Moody's Whacked With 15 Page Sell Report

NEW YORK ( TheStreet) -- Moody's Investors Service ( MCO) faces a growing threat to its business model as a little-noticed firing of the credit ratings agency by Danish banks in April could spur other issuers to follow suit, according to BTIG analyst Mark Palmer.

"The Danish banks' firing of Moody's is not likely to be an isolated incident, but could presage a trend in which frustrated issuers end their dealings with the rating agency. If the market continues to yawn in response to these firings, as we expect, this will encourage even more issuers to follow suit. The announcements of these firings would serve as catalysts for the stock's decline," Palmer wrote. He initiated Moody's with a "sell" rating and a $28 share price.

While Moody's shares opened 1.2% lower at $36.40 on Wednesday, they quickly recovered those losses and spent most of the morning in positive territory on average volumes.

Beyond predicting that Moody's will be fired by other issuers, due to "growing evidence of its diminished relevance" and "increasing competition in the ratings space," Palmer sees a "near-term headwind" from what he believes will be a slowdown in deals in the second half of 2012 and "the vulnerability of the company's non-ratings businesses to belt-tightening within its financial services industry client base."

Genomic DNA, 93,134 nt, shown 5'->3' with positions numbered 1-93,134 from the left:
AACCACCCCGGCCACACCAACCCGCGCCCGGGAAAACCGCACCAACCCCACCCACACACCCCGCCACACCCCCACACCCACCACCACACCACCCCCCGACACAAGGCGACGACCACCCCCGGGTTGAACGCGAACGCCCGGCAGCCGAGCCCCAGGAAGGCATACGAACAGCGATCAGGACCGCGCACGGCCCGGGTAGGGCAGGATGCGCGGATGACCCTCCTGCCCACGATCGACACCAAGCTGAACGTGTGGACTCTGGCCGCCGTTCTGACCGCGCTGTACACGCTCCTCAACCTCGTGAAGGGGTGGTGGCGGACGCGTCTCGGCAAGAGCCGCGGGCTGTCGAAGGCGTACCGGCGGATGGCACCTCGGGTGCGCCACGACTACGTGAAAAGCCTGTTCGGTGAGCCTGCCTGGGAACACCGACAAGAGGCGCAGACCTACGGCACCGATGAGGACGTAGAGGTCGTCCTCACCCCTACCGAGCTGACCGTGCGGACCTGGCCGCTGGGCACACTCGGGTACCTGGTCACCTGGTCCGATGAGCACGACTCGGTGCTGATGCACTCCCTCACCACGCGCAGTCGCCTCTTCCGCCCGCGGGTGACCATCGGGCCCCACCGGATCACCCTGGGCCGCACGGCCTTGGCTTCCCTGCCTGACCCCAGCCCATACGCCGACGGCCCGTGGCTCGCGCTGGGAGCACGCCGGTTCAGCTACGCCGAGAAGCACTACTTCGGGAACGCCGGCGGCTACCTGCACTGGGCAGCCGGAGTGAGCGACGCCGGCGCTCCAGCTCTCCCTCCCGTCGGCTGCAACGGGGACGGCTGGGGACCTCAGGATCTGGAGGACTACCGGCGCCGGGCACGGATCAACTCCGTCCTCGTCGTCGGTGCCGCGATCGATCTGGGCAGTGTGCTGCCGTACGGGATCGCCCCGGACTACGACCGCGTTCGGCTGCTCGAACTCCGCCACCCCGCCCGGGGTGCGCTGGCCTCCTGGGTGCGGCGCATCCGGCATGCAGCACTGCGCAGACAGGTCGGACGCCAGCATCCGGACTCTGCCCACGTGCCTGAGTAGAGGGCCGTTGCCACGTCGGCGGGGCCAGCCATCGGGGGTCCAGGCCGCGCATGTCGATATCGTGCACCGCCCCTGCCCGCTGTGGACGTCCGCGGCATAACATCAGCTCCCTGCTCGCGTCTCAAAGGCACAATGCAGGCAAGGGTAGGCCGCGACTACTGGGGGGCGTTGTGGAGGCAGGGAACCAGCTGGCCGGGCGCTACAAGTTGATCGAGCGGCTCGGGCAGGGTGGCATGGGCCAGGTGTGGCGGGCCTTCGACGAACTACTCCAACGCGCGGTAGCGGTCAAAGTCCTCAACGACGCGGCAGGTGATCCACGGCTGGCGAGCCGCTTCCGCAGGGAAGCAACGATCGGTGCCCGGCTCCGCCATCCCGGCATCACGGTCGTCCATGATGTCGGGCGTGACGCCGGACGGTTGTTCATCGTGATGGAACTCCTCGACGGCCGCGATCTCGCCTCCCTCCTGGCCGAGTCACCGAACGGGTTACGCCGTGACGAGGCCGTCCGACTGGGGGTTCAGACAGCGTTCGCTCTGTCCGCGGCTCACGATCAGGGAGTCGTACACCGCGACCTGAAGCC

Moody's and chief rival Standard & Poor's, a unit of The McGraw-Hill Companies ( MHP), have faced criticism for decades over their government-supported special status and their predictive shortcomings. While both government and private institutions have long used Moody's and S&P ratings to meet certain regulations or internal investment guidelines, Palmer argues that practice could soon change. He points to still-to-be-finalized rules stemming from the 2010 Dodd Frank law aimed at curtailing government reliance on the major credit ratings agencies. That could spur the private sector to follow suit, Palmer contends.

A call to a Moody's spokesman wasn't returned.

-- Written by Dan Freed in New York.

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Disclosure: TheStreet's editorial policy prohibits staff editors, reporters and analysts from holding positions in any individual stocks.

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